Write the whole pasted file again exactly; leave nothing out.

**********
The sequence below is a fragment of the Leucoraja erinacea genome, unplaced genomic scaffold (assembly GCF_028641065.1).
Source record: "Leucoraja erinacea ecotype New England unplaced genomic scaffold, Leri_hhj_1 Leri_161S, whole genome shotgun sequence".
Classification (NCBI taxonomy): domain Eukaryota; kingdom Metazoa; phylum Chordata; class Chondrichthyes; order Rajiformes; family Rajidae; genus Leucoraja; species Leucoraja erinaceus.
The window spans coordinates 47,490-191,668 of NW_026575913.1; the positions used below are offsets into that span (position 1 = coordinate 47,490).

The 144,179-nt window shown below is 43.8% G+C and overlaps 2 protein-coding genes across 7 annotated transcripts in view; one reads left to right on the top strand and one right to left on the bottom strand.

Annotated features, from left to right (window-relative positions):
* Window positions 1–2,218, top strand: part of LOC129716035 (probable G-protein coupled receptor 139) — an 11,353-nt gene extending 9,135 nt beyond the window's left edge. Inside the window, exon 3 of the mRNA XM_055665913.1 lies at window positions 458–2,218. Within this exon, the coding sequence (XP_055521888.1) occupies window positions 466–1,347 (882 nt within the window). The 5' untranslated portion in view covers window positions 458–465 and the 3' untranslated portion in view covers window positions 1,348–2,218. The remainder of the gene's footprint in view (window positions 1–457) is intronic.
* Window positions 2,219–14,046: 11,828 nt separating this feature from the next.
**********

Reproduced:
The sequence below is a fragment of the Leucoraja erinacea genome, unplaced genomic scaffold (assembly GCF_028641065.1).
Source record: "Leucoraja erinacea ecotype New England unplaced genomic scaffold, Leri_hhj_1 Leri_161S, whole genome shotgun sequence".
Classification (NCBI taxonomy): domain Eukaryota; kingdom Metazoa; phylum Chordata; class Chondrichthyes; order Rajiformes; family Rajidae; genus Leucoraja; species Leucoraja erinaceus.
The window spans coordinates 47,490-191,668 of NW_026575913.1; the positions used below are offsets into that span (position 1 = coordinate 47,490).

The 144,179-nt window shown below is 43.8% G+C and overlaps 2 protein-coding genes across 7 annotated transcripts in view; one reads left to right on the top strand and one right to left on the bottom strand.

Annotated features, from left to right (window-relative positions):
* Window positions 1–2,218, top strand: part of LOC129716035 (probable G-protein coupled receptor 139) — an 11,353-nt gene extending 9,135 nt beyond the window's left edge. Inside the window, exon 3 of the mRNA XM_055665913.1 lies at window positions 458–2,218. Within this exon, the coding sequence (XP_055521888.1) occupies window positions 466–1,347 (882 nt within the window). The 5' untranslated portion in view covers window positions 458–465 and the 3' untranslated portion in view covers window positions 1,348–2,218. The remainder of the gene's footprint in view (window positions 1–457) is intronic.
* Window positions 2,219–14,046: 11,828 nt separating this feature from the next.